Marty Marion of the Cardinals was the first shortstop to win the National League Most Valuable Player Award _ and he did it by the narrowest of margins.
Marion won the MVP Award by one point over Bill Nicholson of the Cubs in 1944. It was the tighest finish since the system of voting by three sports reporters from each of the eight NL cities was adopted in 1938, according to the Associated Press.
Marion, who died March 15, 2011, at 93, started at shortstop for four Cardinals pennant winners (1942, ’43, ’44 and ’46) and led the NL in fielding percentage four times (1944, ’47, ’48 and ’50).
In 1944, Marion batted .267 with 63 RBI and helped the Cardinals to their second World Series title in three years. Marion played 55 errorless innings at shortstop in the World Series against the Browns.
“To me, a highlight of the Series was the superiority our shortstop, Marty Marion, displayed over Vern Stephens, the Browns’ shortstop,” Cardinals outfielder Stan Musial wrote in his book “Stan Musial: The Man’s Own Story” (1964, Doubleday). “There had been some static during the regular season in St. Louis about which was the better. Marty didn’t have Stephens’ power, of course, but his edge afield, as he proved in the Series, was decisive.”
Marion received 190 points to Nicholson’s 189 in the MVP voting by 24 sports reporters.
Nicholson, a left-handed-batting outfielder, had a magnificent season for the Cubs: 33 home runs, 122 RBI and 116 runs scored. He led the NL that season in all three categories.
But the Cubs finished fourth at 75-79, 30 games behind the first-place Cardinals (105-49).
“Marty Marion, as far as I was concerned, if it was an important game, the most important game you have, and you need a base hit, I would take Marty over anybody I ever played with,” Danny Litwhiler, an 11-year big-league veteran and a Cardinals outfielder from 1943-46, said in the book “The Spirit of St. Louis” (2000, Avon). “He had something about him in a clutch _ he was tough. He was not a real good hitter, but in a clutch he was tough.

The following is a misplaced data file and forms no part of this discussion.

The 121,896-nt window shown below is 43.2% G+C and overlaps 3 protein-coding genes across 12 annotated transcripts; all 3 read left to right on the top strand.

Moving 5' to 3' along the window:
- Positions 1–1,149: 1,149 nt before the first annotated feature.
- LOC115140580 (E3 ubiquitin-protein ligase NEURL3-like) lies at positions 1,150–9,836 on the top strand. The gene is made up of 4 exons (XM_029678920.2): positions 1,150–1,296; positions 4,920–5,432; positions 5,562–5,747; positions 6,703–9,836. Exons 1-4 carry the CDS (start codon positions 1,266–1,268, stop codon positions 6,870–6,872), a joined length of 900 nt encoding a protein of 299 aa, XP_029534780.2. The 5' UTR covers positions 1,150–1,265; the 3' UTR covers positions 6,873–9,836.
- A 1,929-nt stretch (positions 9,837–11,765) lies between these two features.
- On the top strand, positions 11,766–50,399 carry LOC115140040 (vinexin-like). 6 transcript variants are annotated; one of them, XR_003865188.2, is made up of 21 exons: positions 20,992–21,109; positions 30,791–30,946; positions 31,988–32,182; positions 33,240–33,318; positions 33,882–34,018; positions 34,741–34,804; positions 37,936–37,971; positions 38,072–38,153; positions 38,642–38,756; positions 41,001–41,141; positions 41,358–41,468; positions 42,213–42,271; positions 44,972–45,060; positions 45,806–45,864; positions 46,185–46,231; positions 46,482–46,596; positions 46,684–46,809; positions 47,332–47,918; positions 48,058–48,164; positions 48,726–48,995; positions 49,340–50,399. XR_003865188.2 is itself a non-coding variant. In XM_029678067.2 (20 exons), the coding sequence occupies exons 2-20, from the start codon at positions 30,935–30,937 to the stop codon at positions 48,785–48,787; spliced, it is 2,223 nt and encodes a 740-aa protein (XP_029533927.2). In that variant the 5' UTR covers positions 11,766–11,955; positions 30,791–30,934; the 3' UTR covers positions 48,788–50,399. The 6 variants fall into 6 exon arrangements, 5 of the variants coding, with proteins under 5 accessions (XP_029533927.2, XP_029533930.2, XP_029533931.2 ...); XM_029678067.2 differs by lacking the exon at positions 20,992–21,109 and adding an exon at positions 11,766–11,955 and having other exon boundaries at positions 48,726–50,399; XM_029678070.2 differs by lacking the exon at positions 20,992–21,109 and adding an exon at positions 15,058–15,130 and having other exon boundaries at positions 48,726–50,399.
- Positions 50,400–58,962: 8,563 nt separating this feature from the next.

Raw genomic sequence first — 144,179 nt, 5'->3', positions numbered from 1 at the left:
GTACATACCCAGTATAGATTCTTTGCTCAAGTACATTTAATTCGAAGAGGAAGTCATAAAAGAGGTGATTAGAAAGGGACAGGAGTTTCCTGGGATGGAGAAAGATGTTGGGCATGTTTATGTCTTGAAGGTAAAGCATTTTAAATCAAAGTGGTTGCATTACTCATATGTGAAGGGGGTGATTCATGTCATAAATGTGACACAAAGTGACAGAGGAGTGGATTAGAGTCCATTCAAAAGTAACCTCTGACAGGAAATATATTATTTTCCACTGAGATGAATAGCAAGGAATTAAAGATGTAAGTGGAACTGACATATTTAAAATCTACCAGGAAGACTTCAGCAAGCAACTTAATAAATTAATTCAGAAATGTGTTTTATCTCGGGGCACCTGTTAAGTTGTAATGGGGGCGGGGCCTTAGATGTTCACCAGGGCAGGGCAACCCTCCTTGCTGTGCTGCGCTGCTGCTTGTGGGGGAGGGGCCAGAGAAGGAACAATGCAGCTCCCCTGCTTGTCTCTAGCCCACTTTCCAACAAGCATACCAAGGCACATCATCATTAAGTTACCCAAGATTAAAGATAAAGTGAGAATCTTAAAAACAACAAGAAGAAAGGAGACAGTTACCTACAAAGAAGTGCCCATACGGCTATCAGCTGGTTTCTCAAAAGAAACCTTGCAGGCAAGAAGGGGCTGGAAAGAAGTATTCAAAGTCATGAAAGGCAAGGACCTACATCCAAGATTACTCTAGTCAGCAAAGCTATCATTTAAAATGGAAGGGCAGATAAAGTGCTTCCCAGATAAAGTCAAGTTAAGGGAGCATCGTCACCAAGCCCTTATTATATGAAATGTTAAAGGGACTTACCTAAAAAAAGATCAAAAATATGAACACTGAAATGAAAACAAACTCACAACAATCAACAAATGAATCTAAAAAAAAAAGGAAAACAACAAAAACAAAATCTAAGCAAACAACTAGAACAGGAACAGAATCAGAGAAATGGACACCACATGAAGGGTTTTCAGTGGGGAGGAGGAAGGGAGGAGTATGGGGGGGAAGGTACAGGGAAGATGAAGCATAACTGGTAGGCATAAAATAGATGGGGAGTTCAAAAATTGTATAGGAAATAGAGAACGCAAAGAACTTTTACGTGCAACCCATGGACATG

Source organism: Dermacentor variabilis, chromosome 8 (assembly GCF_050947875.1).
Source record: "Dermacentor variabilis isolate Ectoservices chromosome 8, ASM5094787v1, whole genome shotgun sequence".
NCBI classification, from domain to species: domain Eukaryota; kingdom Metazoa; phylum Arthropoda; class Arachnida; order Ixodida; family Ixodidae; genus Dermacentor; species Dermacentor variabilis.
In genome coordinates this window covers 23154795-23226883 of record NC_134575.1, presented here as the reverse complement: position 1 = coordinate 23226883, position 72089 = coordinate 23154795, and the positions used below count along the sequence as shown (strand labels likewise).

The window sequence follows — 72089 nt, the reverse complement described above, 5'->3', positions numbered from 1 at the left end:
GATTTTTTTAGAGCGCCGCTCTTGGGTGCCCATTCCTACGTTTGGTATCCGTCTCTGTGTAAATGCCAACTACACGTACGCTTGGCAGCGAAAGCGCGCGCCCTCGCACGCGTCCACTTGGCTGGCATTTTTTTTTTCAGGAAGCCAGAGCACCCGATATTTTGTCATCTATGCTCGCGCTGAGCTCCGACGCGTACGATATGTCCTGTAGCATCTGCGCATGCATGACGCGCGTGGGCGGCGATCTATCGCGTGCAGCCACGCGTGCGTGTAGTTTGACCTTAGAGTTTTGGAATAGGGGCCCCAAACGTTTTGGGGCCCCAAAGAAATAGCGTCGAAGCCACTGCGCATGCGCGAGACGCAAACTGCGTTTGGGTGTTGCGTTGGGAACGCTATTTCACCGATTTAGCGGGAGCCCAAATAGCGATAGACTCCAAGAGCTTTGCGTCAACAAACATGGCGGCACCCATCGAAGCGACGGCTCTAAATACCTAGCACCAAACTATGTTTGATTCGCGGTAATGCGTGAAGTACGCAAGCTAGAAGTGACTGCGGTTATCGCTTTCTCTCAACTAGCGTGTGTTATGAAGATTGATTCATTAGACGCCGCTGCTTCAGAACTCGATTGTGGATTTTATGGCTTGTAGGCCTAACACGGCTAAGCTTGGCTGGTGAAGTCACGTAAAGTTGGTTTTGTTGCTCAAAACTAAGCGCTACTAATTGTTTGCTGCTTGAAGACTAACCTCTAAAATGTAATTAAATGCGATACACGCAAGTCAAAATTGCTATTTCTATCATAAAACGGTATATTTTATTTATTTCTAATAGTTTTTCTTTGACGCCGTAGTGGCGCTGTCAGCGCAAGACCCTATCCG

“He was also the best shortstop I ever saw … I didn’t realize how good he was until I played left field behind him. Balls would be hit that I just knew were going to be base hits … and his arm would come over and grab it and give it the flip to first base. He just had fantastic hands.”
The top points producers in the 1944 NL MVP balloting were:
_ Marty Marion, shortstop, Cardinals, 190 points.
_ Bill Nicholson, outfielder, Cubs, 189 points.
_ Dixie Walker, outfielder, Dodgers, 145 points.
_ Stan Musial, outfielder, Cardinals, 136 points.
_ Bucky Walters, pitcher, Reds, 107 points.
_ Bill Voiselle, pitcher, Giants, 107 points.
MVP voters could list up to 10 players on a ballot. Players were given 14 points for a first-place vote, 9 points for a second-place vote, 8 points for a third-place vote and so forth, ending with 1 point for a 10th-place vote.
Of the 24 first-place votes, Marion received seven and Nicholson, four.
“I think this was the greatest tribute to defensive play in the history of the MVP Award,” Musial wrote.
Marion told Peter Golenbock, author of “The Spirit of St. Louis,” that when he received a phone call informing him he had won the MVP Award “I didn’t know what … it was. I never was impressed with it at all. That’s right. I didn’t think about things like that too much. Now, after years passed, that’s pretty nice. But back then, it didn’t mean a thing to me.”